Top White House officials boasted of the strategy’s success. But the growing number of applications for the sponsorship program, well above its 30,000 monthly cap, threatens to derail the policy’s main purpose: to encourage immigrants to refrain from illegally crossing the southern border by giving them a meaningful chance to enter the United States legally. .
Internal DHS documents say the tens of thousands of pending cases have created “significant” wait times for applicants. If the monthly cap is not raised, the documents acknowledge, the effectiveness of the program may decline.
“Immigrants who are desperate, and they are desperate immigrants, will wait so long before they say, ‘It’s not happening and I’ll take a chance on something else,’ whether it’s sneaking in or let’s see the border and see if they can get in,” said Theresa Cardinal Brown, a former DHS official and current immigration analyst at the Bipartisan Policy Center, a Washington think tank.
Top US officials have not indicated whether they will raise the 30,000 monthly cap on admissions. DHS representatives did not respond to several questions about the program, including whether the ceiling would be changed.
In April 2022, the Biden administration launched the first version of its sponsorship policy, establishing a program called Ukraine for Ukraine to allow Americans to sponsor Ukrainians fleeing the Russian invasion of their homeland. Unlike other sponsor programs, Uniting for Ukraine has no numerical cap. Earlier in May, 127,000 Ukrainians came to the United States under the policy.
Changing the cap for Cuban, Haitian, Nicaraguan, and Venezuelan sponsorship initiatives could have legal and foreign affairs implications.
The Biden administration and the Mexican government have tied the arrival of up to 30,000 migrants to the U.S. to Mexico’s pledge to take back the same number of Cubans, Haitians, Nicaraguans and Venezuelans turned away by U.S. border officials.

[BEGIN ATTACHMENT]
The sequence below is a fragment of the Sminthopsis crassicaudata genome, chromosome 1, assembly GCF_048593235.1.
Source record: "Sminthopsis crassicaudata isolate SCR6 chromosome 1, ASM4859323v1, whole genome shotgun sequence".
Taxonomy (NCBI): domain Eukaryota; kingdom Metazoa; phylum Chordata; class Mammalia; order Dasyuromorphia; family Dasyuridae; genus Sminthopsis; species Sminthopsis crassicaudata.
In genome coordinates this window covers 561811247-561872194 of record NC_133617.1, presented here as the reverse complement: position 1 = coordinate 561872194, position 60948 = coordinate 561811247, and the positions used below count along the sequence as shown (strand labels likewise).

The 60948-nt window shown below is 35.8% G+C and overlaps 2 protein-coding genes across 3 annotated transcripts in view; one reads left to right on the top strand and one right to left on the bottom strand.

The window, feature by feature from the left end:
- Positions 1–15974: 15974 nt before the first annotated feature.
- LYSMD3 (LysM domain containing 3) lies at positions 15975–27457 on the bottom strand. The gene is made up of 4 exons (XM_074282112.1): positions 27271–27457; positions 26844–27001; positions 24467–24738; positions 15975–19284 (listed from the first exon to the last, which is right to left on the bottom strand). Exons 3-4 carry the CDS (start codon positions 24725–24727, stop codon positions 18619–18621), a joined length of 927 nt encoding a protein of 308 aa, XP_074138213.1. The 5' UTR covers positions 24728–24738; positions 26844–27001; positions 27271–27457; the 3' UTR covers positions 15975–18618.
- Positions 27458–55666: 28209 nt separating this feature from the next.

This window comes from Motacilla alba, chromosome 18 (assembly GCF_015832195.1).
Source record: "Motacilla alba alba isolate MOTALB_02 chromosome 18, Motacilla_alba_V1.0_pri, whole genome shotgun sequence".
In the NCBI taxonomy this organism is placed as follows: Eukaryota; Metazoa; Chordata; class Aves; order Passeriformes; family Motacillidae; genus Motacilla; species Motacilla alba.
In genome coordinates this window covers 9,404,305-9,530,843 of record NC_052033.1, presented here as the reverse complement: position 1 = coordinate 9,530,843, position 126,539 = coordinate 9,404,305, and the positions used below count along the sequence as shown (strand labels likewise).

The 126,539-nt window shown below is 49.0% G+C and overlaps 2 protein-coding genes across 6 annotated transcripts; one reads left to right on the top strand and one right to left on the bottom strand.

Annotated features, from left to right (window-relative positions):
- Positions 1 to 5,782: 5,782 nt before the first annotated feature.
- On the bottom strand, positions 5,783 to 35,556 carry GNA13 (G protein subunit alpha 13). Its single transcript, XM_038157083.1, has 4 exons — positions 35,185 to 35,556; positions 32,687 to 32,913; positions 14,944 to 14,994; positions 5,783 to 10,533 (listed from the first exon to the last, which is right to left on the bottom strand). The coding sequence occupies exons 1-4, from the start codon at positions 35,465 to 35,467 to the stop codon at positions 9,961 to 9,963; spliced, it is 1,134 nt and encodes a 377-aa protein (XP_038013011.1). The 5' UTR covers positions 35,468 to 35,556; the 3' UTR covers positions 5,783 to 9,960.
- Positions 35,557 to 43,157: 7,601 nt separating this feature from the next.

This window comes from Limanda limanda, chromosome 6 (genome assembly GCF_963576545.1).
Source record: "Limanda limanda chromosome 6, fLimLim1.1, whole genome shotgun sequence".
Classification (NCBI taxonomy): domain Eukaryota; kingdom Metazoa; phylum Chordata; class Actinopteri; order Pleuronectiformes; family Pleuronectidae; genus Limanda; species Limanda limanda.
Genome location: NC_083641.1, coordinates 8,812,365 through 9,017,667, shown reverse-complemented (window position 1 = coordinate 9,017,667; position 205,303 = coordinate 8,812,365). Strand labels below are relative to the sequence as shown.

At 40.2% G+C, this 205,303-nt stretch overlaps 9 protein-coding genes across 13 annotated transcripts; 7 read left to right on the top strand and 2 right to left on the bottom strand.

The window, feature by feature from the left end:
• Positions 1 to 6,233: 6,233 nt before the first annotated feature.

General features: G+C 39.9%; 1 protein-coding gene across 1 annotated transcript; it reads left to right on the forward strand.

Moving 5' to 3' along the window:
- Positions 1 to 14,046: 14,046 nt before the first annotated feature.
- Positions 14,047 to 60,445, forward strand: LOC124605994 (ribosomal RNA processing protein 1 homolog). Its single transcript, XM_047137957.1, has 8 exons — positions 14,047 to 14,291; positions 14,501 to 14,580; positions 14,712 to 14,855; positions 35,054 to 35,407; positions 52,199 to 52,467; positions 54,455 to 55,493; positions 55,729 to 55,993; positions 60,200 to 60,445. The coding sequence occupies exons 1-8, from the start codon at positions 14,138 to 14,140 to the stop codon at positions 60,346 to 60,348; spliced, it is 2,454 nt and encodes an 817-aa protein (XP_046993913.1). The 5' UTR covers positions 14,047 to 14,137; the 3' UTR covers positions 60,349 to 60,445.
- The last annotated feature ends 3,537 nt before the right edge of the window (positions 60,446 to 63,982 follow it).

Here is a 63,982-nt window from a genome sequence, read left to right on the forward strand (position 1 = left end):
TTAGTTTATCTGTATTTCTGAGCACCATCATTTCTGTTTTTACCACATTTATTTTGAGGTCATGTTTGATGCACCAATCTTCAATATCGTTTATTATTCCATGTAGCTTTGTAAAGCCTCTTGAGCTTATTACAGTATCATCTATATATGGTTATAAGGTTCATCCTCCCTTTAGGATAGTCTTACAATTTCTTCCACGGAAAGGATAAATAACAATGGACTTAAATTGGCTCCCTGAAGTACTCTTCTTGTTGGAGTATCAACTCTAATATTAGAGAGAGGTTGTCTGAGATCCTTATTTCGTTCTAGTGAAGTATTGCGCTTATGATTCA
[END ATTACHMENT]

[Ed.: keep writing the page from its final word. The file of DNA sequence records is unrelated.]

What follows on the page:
“Thirty thousand for 30,000 is something that has been proven to work, and we have committed — both countries — to continuing the 30,000 to 30,000 system after May 11,” a senior U.S. official told reporters earlier this month.
The sponsorship policy is being challenged in federal court by a coalition of Republican-led states that argue the Biden administration has no legal right to use parole to admit 360,000 immigrants each year outside the regular visa system.
Blas Nunez Neto, the top DHS official for border and immigration policy, said last week that Mexico is “unlikely” to continue accepting returns of Cubans, Haitians, Nicaraguans and Venezuelans if the sponsorship program is blocked in court.
Daily illegal border crossings reached a record high of 10,000 earlier this month, just before the end of Title 42 public health restrictions on migration, but have fallen to 3,000 in recent days.
Biden officials have blamed the sharp drop in border crossings on increased formal deportations of those who enter the U.S. illegally and a restriction that disqualifies many migrants from asylum, as well as efforts by Mexican and Guatemalan military and law enforcement officials to slow U.S.-bound immigration. .